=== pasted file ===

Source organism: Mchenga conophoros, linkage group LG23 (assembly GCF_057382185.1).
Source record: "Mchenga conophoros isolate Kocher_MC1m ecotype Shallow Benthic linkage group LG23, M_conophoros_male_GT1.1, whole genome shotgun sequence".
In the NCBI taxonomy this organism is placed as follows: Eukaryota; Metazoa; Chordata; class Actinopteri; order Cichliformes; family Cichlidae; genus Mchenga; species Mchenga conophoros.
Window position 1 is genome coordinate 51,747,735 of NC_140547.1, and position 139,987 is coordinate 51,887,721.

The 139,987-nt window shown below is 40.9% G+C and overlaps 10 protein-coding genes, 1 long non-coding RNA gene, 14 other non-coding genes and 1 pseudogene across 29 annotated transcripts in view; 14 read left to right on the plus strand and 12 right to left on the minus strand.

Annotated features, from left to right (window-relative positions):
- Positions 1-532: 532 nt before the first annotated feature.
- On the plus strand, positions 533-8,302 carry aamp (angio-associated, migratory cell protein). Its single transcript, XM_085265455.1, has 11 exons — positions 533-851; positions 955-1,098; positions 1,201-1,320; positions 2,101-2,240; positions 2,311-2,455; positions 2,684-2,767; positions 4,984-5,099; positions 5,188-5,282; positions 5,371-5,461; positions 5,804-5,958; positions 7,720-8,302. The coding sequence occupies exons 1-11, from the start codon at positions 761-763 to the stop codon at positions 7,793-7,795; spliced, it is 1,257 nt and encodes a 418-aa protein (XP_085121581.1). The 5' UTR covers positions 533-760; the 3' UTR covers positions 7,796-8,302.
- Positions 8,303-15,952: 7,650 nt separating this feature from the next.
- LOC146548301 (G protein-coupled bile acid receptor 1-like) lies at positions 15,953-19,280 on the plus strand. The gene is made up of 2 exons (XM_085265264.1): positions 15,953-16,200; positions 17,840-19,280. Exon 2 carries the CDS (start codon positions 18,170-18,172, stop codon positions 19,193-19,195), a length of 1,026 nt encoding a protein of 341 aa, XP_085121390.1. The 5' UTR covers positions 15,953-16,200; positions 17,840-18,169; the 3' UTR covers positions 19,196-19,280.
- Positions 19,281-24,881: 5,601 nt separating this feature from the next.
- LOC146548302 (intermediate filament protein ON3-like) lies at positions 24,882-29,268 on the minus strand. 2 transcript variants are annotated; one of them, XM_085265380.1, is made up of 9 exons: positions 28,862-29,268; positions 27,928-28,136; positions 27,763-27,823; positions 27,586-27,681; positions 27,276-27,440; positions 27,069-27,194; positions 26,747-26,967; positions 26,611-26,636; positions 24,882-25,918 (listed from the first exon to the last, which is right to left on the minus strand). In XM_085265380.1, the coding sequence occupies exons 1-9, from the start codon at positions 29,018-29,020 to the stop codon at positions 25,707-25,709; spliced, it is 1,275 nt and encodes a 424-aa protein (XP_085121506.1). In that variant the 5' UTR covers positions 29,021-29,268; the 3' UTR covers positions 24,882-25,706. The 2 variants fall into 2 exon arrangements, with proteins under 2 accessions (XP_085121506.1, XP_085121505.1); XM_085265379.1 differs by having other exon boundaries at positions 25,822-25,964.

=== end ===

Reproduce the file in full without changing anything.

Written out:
Source organism: Mchenga conophoros, linkage group LG23 (assembly GCF_057382185.1).
Source record: "Mchenga conophoros isolate Kocher_MC1m ecotype Shallow Benthic linkage group LG23, M_conophoros_male_GT1.1, whole genome shotgun sequence".
In the NCBI taxonomy this organism is placed as follows: Eukaryota; Metazoa; Chordata; class Actinopteri; order Cichliformes; family Cichlidae; genus Mchenga; species Mchenga conophoros.
Window position 1 is genome coordinate 51,747,735 of NC_140547.1, and position 139,987 is coordinate 51,887,721.

The 139,987-nt window shown below is 40.9% G+C and overlaps 10 protein-coding genes, 1 long non-coding RNA gene, 14 other non-coding genes and 1 pseudogene across 29 annotated transcripts in view; 14 read left to right on the plus strand and 12 right to left on the minus strand.

Annotated features, from left to right (window-relative positions):
- Positions 1-532: 532 nt before the first annotated feature.
- On the plus strand, positions 533-8,302 carry aamp (angio-associated, migratory cell protein). Its single transcript, XM_085265455.1, has 11 exons — positions 533-851; positions 955-1,098; positions 1,201-1,320; positions 2,101-2,240; positions 2,311-2,455; positions 2,684-2,767; positions 4,984-5,099; positions 5,188-5,282; positions 5,371-5,461; positions 5,804-5,958; positions 7,720-8,302. The coding sequence occupies exons 1-11, from the start codon at positions 761-763 to the stop codon at positions 7,793-7,795; spliced, it is 1,257 nt and encodes a 418-aa protein (XP_085121581.1). The 5' UTR covers positions 533-760; the 3' UTR covers positions 7,796-8,302.
- Positions 8,303-15,952: 7,650 nt separating this feature from the next.
- LOC146548301 (G protein-coupled bile acid receptor 1-like) lies at positions 15,953-19,280 on the plus strand. The gene is made up of 2 exons (XM_085265264.1): positions 15,953-16,200; positions 17,840-19,280. Exon 2 carries the CDS (start codon positions 18,170-18,172, stop codon positions 19,193-19,195), a length of 1,026 nt encoding a protein of 341 aa, XP_085121390.1. The 5' UTR covers positions 15,953-16,200; positions 17,840-18,169; the 3' UTR covers positions 19,196-19,280.
- Positions 19,281-24,881: 5,601 nt separating this feature from the next.
- LOC146548302 (intermediate filament protein ON3-like) lies at positions 24,882-29,268 on the minus strand. 2 transcript variants are annotated; one of them, XM_085265380.1, is made up of 9 exons: positions 28,862-29,268; positions 27,928-28,136; positions 27,763-27,823; positions 27,586-27,681; positions 27,276-27,440; positions 27,069-27,194; positions 26,747-26,967; positions 26,611-26,636; positions 24,882-25,918 (listed from the first exon to the last, which is right to left on the minus strand). In XM_085265380.1, the coding sequence occupies exons 1-9, from the start codon at positions 29,018-29,020 to the stop codon at positions 25,707-25,709; spliced, it is 1,275 nt and encodes a 424-aa protein (XP_085121506.1). In that variant the 5' UTR covers positions 29,021-29,268; the 3' UTR covers positions 24,882-25,706. The 2 variants fall into 2 exon arrangements, with proteins under 2 accessions (XP_085121506.1, XP_085121505.1); XM_085265379.1 differs by having other exon boundaries at positions 25,822-25,964.